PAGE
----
Tori Fixx delivered an abbreviated set due to laryngitis, while Chicago’s Johnny Dangerous provided one of the more sexually gratuitous performances of the evening, with one of his songs, a duet with Deadlee, about the drug-like addictiveness of his lover. The only person who seemed out of place was Nicky Click, whose bland beats and rhymes were an unfortunate conclusion to an otherwise provocative and entertaining night.

While explicitly political sentiments, of the identity variety or otherwise, were not voiced at the 7th St. Entry that night, Boots Riley of “The Coup”: more than made up for it the following weekend at the Triple Rock. The openly Communist Boots Riley, who creates most of the group’s music, came with a tight backing band of guitar, bass, and drums, but without DJ Pam the Funkstress, who provides most of the scratches heard on the group’s records.

Riley himself seemed a bit reserved, perhaps understandable since the Minneapolis show was only the fifth of their thirteen-week tour. The group is calling it the “Not Your Solider” Tour, after its partnership with “”:, an online group dedicated to getting military recruiters off of schools and campus across the country. One of the most troubling requirements for receiving federal “No Child Left Behind” funding is fhat schools must provide information and access to military recruiters. While the majority of the crowd was white, I’d like to think of this as a sign of solidarity with the types of struggles Boots voices in his songs, rather than suburban whites living out gangster fantasies with little knowledge of the disgracefully unequal social conditions that plague America.

Riley often kept his words between songs to a minimum, but in one memorable exception he described the next number as a version of a field song passed down from generation to generation, a sign of African Americans’ struggle for freedom and recognition. The song? “Five Million Ways to Kill a CEO,” Riley’s diatribe against the figureheads of capitalism, from 2001’s _Party Music_, an album whose original cover art eerily predicted the destruction of the World Trade Center on 9/11.

Most of the songs were drawn from their latest recording, _Pick a Bigger Weapon_, released recently on Epitaph, which pairs Riley’s stories with music that could equally rock a party or a rally. Silk-E provided one of the highlights of the show, with a rendition of “BabyLetsHaveABabyBeforeBushDoSomethingCrazy,” an ode to love in the face of destructive, reactionary political control. Boots also did a solo version of “My Favorite Mutiny,” the best track off of _Pick a Bigger Weapon_, with its screaming horns and thumping piano, which originally featured Talib Kweli and The Roots’ Black Thought.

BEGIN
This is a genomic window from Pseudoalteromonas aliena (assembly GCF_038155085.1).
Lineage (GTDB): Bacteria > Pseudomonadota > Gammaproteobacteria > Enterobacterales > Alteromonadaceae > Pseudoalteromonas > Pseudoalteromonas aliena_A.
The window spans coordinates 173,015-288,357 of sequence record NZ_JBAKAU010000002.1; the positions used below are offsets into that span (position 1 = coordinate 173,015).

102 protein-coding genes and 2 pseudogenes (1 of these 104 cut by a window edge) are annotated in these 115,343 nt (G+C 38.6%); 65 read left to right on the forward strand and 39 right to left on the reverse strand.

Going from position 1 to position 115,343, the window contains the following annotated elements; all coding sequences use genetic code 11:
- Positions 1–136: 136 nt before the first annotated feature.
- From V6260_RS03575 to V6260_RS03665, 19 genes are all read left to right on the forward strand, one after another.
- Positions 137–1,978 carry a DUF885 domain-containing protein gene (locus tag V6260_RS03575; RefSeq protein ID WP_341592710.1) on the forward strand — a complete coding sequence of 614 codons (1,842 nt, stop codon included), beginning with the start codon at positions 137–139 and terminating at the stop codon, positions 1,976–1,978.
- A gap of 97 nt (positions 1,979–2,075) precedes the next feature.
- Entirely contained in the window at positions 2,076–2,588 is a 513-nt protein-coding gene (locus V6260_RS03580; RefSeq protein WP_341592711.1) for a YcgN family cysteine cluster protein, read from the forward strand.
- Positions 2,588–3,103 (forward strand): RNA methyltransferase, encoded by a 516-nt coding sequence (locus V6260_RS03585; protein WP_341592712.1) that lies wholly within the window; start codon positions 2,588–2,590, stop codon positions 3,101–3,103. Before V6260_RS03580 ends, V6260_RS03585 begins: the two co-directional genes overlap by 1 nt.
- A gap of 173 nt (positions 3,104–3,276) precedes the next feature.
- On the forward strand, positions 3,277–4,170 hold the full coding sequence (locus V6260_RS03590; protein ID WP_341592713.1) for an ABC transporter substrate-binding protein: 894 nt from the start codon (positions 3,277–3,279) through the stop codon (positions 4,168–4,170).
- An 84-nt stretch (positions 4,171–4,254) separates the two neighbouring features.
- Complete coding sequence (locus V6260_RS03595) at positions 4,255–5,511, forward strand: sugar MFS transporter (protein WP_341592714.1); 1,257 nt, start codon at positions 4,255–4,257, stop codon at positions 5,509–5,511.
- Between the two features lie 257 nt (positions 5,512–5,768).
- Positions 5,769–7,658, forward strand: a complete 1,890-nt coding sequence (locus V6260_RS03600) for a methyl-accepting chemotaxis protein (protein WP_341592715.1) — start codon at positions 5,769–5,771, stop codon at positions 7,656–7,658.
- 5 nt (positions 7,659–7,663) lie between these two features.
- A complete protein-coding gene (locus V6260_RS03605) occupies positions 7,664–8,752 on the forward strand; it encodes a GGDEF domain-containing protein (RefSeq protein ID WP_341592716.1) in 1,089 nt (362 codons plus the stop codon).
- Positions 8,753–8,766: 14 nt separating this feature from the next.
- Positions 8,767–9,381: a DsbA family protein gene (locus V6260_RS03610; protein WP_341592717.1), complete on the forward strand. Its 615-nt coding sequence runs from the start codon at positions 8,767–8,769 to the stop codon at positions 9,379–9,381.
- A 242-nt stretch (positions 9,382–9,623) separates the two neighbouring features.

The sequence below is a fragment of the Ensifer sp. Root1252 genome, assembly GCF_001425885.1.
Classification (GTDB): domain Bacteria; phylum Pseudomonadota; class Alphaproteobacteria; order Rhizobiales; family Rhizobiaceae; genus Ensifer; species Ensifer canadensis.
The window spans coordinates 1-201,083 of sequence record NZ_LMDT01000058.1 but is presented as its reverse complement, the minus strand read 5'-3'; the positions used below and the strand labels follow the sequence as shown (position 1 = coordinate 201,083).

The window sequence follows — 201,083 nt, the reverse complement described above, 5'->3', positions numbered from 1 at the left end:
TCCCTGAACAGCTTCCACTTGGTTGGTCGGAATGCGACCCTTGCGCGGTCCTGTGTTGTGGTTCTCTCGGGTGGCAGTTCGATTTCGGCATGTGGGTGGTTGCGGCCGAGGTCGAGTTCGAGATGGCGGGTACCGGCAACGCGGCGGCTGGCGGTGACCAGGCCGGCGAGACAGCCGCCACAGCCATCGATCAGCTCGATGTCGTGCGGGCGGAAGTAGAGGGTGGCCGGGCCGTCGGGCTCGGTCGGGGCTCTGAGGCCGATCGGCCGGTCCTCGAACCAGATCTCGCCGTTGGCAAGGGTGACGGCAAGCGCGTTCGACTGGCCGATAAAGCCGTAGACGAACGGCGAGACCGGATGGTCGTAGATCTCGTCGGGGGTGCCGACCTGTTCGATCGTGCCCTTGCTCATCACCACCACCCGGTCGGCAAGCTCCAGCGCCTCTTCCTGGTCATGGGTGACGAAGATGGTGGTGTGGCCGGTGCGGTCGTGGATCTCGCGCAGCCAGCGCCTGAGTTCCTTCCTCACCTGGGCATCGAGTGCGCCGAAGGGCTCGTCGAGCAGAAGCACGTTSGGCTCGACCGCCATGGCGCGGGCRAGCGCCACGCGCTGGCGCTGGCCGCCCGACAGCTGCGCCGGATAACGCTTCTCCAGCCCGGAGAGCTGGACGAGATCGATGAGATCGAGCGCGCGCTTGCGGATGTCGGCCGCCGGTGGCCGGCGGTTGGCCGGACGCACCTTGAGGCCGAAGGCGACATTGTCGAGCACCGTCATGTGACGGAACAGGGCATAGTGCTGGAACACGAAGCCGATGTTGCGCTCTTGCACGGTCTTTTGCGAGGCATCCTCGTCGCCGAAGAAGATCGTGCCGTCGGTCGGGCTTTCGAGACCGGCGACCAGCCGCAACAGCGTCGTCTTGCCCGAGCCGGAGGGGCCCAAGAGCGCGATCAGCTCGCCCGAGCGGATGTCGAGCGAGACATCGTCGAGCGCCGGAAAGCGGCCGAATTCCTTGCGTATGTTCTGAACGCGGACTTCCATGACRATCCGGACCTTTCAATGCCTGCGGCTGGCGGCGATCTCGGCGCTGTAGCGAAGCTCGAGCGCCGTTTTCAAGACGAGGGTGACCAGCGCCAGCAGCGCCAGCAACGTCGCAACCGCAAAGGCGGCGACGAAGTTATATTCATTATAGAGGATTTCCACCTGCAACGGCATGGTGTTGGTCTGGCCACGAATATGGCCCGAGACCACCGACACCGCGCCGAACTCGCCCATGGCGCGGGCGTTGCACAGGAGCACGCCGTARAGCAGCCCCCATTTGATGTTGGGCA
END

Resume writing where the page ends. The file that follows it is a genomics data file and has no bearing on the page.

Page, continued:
Two Minneapolis groups opened the show. Black Blondie was up first, a five-piece group—two vocalists, bass, keyboards, and drums—creating soul and jazz grooves that often served as the foundation for hip hop beats. An initially shy crowd was won over by set’s end, with an unexpectedly boomy Rhodes and a sustained high note from singer Samahra. I Self Divine brought an incredible amount of energy to the stage, far outdoing the next act, T-K.a.s.h. Hailing from the Bay Area, T-K.a.s.h. records for Guerrilla Funk Records, the home of Public Enemy. While his political motives were in the same spirit as those of Public Enemy, he seemed a bit too close to his model. Unfortunately, each band had to deal with technical problems, a surprise from the normally reliable Triple Rock.

Both of these weekends were about much more than good music. Each was a wakeup call—to people inside and outside the hip hop community, to those hip hop heads at the front of the stage, to the people who think the music is all about guns, bitches, and weed—announcing that there are still oppositional voices to be heard and resistance to be fostered within hip hop. Now it is a question of what these artists and their audiences will do with it.